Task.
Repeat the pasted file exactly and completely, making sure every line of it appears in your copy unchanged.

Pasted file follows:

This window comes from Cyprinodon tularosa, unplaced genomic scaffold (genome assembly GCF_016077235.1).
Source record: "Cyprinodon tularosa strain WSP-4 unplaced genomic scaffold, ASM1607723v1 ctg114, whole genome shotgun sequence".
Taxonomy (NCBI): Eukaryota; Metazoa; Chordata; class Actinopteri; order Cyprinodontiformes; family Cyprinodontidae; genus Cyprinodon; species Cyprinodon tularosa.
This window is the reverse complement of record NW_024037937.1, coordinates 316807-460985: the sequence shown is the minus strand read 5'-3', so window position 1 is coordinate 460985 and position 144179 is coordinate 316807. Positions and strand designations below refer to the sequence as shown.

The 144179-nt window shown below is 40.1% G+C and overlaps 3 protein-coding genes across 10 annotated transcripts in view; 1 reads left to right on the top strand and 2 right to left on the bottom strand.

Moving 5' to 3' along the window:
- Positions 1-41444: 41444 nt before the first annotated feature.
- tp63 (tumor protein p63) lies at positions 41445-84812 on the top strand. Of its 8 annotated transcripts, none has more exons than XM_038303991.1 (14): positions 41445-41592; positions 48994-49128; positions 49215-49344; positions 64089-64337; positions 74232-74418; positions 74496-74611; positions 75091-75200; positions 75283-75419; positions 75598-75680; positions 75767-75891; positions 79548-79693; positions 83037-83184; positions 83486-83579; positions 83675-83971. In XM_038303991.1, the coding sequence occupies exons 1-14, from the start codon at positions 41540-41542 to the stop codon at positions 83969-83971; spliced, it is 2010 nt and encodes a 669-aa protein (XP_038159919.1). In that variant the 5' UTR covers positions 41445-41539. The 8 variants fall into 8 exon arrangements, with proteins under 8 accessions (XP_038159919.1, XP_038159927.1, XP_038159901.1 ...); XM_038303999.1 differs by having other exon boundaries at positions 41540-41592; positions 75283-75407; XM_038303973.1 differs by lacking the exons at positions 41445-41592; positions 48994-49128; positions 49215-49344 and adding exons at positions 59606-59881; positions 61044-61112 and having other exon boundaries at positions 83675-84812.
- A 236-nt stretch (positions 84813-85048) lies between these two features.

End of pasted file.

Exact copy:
This window comes from Cyprinodon tularosa, unplaced genomic scaffold (genome assembly GCF_016077235.1).
Source record: "Cyprinodon tularosa strain WSP-4 unplaced genomic scaffold, ASM1607723v1 ctg114, whole genome shotgun sequence".
Taxonomy (NCBI): Eukaryota; Metazoa; Chordata; class Actinopteri; order Cyprinodontiformes; family Cyprinodontidae; genus Cyprinodon; species Cyprinodon tularosa.
This window is the reverse complement of record NW_024037937.1, coordinates 316807-460985: the sequence shown is the minus strand read 5'-3', so window position 1 is coordinate 460985 and position 144179 is coordinate 316807. Positions and strand designations below refer to the sequence as shown.

The 144179-nt window shown below is 40.1% G+C and overlaps 3 protein-coding genes across 10 annotated transcripts in view; 1 reads left to right on the top strand and 2 right to left on the bottom strand.

Moving 5' to 3' along the window:
- Positions 1-41444: 41444 nt before the first annotated feature.
- tp63 (tumor protein p63) lies at positions 41445-84812 on the top strand. Of its 8 annotated transcripts, none has more exons than XM_038303991.1 (14): positions 41445-41592; positions 48994-49128; positions 49215-49344; positions 64089-64337; positions 74232-74418; positions 74496-74611; positions 75091-75200; positions 75283-75419; positions 75598-75680; positions 75767-75891; positions 79548-79693; positions 83037-83184; positions 83486-83579; positions 83675-83971. In XM_038303991.1, the coding sequence occupies exons 1-14, from the start codon at positions 41540-41542 to the stop codon at positions 83969-83971; spliced, it is 2010 nt and encodes a 669-aa protein (XP_038159919.1). In that variant the 5' UTR covers positions 41445-41539. The 8 variants fall into 8 exon arrangements, with proteins under 8 accessions (XP_038159919.1, XP_038159927.1, XP_038159901.1 ...); XM_038303999.1 differs by having other exon boundaries at positions 41540-41592; positions 75283-75407; XM_038303973.1 differs by lacking the exons at positions 41445-41592; positions 48994-49128; positions 49215-49344 and adding exons at positions 59606-59881; positions 61044-61112 and having other exon boundaries at positions 83675-84812.
- A 236-nt stretch (positions 84813-85048) lies between these two features.